The Risks and Consequences of High or Low Functioning Autism Labels

People with Autism Spectrum Disorder (ASD) experience the world differently, not to a greater or lesser degree. The dynamic of one’s social abilities, expressive and receptive language development, intellectual skills, restrictive interests as well as repetitive behaviors all vary. Currently, the Diagnostic and Statistical Manual (DSM-5) identifies three levels of support to specify the Autism Spectrum diagnosis. However, each person with an Autism Spectrum Disorder diagnosis is unique. Over the years, the subjective labeling of people with Autism as high or low functioning popularized. The person’s ability to blend into a crowd, speak, self-manage, and socialize became arbitrary markers in deciding if they are labeled with high or low functioning Autism. This binary scale of further labeling someone with high or low functioning Autism has been adopted by a vast majority of people, including people with Autism themselves. On such a large and varied spectrum, it’s disheartening to place someone with Autism on a 2-point scale. There is no medical indicator to decide if a person is high or low functioning. Furthermore, there are risks and consequences of using such a limiting label on such a large spectrum.

Makenzie Sandler, BCBA, LBA

Makenzie Sandler, BCBA, LBA, Director of Clinical Services

Identifying someone’s ability to function in their overall life as either high or low creates social constructs and unrealistic expectations for the person. The arbitrary label puts them in a specific lane of future opportunities or lack thereof. Sweeping generalizations and stereotypes form, such as: people that are high functioning can graduate, have jobs and live a “normal” life; and low functioning people cannot take care of themselves, have difficulty with communication, will never have a job and engage in maladaptive behaviors. There an estimated 50,000 people with Autism transitioning into adulthood every year with the majority being unemployed or underemployed (Grayson, 2017). If we ticked the boxes of high or low for each of these blossoming adults, we would be doing them a disservice and have been since they were provided this binary categorization. If we tell someone they are higher up the ladder than someone else, they feel as though they do not belong with people that have different strengths or greater challenges. Someone identified as “higher” functioning often feel that they’re smarter, stronger, and better at everything. Then when this “higher” up person joins a vocational program or group, they have an extremely difficult time adjusting because they feel that they have been misplaced with “them,” even if some of the new peers are similarly identified as “high” functioning. The person starts distancing them self from Autism rather than trying to self-manage and learn to build on their strengths while working through their challenges. This “higher” functioning person may avoid asking for help or avoid work responsibilities that they feel are beneath them.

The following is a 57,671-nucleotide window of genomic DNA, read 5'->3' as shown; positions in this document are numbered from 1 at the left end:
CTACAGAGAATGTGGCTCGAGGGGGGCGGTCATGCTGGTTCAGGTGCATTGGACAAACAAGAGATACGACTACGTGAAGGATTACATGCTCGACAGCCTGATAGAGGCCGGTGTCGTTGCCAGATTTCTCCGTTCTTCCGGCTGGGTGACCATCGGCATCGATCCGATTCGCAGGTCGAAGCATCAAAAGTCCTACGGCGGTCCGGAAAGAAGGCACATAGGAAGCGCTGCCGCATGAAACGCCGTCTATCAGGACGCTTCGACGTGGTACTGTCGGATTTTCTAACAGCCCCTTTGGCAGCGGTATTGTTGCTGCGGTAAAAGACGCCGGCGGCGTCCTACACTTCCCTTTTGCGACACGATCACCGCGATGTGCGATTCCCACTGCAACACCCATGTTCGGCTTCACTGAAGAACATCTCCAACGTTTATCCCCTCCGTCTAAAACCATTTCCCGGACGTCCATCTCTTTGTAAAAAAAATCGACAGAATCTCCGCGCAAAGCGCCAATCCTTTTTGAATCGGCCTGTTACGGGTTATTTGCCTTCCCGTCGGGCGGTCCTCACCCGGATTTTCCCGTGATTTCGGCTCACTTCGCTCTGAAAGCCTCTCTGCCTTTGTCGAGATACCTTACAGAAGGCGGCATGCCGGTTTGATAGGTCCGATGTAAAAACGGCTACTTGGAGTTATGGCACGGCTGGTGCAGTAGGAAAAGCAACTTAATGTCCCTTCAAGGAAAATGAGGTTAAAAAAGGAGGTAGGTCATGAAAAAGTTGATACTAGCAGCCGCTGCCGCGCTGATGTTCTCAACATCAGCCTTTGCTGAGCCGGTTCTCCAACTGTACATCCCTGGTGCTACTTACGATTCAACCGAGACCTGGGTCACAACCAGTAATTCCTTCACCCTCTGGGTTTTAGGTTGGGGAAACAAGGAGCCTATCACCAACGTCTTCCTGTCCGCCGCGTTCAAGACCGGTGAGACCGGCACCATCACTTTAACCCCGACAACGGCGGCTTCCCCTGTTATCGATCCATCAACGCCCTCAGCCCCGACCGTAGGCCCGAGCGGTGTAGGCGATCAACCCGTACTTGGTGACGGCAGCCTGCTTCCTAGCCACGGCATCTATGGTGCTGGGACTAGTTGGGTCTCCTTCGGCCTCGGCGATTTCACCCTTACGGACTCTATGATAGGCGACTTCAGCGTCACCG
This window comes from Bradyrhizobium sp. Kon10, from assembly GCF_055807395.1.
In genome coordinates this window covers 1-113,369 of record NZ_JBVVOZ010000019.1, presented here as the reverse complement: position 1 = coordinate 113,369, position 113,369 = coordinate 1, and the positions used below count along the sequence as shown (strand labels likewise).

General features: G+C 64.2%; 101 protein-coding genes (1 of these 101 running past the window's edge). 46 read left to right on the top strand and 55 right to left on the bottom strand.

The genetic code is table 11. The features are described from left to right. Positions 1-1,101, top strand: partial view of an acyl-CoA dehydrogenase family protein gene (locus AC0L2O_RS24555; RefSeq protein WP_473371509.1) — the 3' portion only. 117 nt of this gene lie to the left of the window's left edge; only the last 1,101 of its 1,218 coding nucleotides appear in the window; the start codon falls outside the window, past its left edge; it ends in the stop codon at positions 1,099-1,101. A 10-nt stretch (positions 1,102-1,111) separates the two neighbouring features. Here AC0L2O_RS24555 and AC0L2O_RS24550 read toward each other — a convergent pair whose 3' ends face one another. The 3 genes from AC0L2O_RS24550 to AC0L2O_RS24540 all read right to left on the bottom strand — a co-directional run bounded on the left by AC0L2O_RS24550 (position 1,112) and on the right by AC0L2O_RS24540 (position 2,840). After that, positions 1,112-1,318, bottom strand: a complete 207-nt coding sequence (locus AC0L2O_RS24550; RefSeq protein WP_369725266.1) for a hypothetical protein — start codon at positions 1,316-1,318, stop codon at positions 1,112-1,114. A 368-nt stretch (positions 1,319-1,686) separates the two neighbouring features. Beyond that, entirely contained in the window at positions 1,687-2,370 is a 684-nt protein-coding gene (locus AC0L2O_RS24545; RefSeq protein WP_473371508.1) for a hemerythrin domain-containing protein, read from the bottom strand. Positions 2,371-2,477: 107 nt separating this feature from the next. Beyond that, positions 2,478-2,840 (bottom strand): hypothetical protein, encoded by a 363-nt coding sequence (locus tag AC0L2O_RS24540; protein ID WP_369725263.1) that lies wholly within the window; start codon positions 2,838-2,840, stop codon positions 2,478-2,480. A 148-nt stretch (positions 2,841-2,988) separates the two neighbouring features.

On the contrary, the person with low functioning Autism is deemed the one that needs a substantial amount of support. This person’s support network ensures there is an extra adult to watch the person with low functioning Autism. As the person gets older, they are not exposed to as many opportunities. They become more sheltered and afforded less opportunities. The people around them hold overall lower expectations. Strengths are rarely identified or explored. Safety becomes a key priority. The person starts to internalize that the outcomes of most parts of their life are uncontrollable, they learn to be helpless and dependent on others.

Thus, the risks of categorizing someone with Autism into a high or low functioning group are significant. As children grow and develop, their strengths should be identified and abilities supported. Their challenges may be significant and should be navigated to break down barriers, increase independence and develop self-coping as well as self-management skills. Strengths, abilities and challenges should not be lumped together having the opportunity to be better than others or dependent on others. Strengths, abilities and challenges should be separated and examined on their own. Someone with an Autism Spectrum Disorder can thrive in their transition to adulthood to their best capabilities if they are supported as a unique person with opportunities to grow and challenges to overcome.

Learn more at www.LifesWORC.org and www.FamilyCenterforAutism.org. The author can be contacted at msandler@lifesworc.org or (516) 741-9000.

Resources

Grayson, A. (2017, January 9). Autism Speaks, New York Collaborates for Autism and Poses Family Foundation expand ADVICE to hire, train and retain employees on the spectrum. Retrieved from https://www.nextforautism.org/news/employing-adults-with-autism/

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